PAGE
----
The PM has lost his chief-of-staff, his legal advisor, several personally-appointed senators, his government House leader in the Senate, the chair of the Senate’s Committee on Internal Economy — and may soon lose the Conservative party’s bagman.

Harper’s biggest loss is his credibility, such as it was coming into 2013. There were simply too many mutually exclusive stories spinning in Duffygate, from the false claim that no one else in the PMO knew about Nigel Wright’s $90,000 gift to Mike Duffy, to the even bigger whopper that there was no paper trail of the sleazy and possibly criminal deal.

Only the PM’s near-relatives believe that Harper is the one person in his own office who didn’t know a thing about the various schemes to get the wolf-pack off Mike Duffy’s back. What poetic justice it was that the wolf-pack answered to the name Deloitte. The same firm Harper unleashed on Chief Spence had swung around to bite the government.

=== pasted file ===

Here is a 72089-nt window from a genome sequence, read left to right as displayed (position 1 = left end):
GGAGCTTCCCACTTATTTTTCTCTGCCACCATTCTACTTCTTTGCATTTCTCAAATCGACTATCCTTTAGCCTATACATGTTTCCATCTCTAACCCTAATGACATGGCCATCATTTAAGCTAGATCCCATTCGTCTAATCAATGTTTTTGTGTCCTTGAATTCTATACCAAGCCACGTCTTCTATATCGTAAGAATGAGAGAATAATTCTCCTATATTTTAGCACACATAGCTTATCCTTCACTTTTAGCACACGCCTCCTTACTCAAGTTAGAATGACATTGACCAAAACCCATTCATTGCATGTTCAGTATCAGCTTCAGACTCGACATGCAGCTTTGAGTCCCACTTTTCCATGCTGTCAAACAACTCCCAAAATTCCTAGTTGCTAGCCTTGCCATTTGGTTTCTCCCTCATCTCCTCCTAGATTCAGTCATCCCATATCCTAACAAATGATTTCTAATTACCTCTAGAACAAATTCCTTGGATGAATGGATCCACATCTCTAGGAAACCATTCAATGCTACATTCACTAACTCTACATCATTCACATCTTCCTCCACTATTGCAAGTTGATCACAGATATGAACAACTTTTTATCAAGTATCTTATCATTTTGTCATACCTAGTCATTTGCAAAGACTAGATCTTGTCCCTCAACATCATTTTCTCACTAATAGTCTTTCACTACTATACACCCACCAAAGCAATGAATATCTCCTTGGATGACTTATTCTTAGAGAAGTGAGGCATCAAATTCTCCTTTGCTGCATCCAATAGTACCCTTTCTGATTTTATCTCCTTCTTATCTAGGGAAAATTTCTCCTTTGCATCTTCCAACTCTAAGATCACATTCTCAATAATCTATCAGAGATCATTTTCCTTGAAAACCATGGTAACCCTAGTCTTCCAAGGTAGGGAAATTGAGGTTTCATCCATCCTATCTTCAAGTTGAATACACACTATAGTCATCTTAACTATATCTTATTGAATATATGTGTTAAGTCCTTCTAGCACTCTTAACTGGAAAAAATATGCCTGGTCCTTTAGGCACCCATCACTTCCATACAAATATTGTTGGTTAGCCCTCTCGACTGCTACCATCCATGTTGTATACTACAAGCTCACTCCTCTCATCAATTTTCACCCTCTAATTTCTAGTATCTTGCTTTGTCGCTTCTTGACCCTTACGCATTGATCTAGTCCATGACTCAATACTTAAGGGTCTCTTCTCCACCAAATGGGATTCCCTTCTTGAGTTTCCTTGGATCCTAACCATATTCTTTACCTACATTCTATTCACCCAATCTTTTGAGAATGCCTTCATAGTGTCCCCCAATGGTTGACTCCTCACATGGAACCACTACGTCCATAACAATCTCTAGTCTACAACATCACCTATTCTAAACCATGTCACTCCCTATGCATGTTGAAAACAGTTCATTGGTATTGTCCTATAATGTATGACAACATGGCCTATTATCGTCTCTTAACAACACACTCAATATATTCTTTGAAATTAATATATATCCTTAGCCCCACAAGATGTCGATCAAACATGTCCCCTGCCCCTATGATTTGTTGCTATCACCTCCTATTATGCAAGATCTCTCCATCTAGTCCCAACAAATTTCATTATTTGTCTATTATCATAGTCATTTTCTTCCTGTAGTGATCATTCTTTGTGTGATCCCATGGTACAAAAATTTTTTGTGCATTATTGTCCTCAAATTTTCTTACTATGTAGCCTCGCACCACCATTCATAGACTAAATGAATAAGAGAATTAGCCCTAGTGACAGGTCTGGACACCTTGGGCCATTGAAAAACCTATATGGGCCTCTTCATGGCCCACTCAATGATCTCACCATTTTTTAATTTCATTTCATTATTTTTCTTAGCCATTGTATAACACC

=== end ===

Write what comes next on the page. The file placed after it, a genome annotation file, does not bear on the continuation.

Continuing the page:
People in the PM’s cabinet and caucus who used to be as silent as mice in a lion’s den were now piping up — proof positive that even the bobble-heads understood their leader was a diminished figure. Though some later backed down, even temporary defiance was remarkable:

  • James Bezan denounced the Nexen deal;

  • Mark Wawara tried to end sex-selective abortion;

  • Peter MacKay and Jason Kenney expressed support for Nigel Wright even as the Boss denounced him;

  • Stephen Woodworth tried to get abortion-by-another name back on the agenda;

  • Michael Chong is pushing a private member’s bill to seriously rein in the PM’s powers;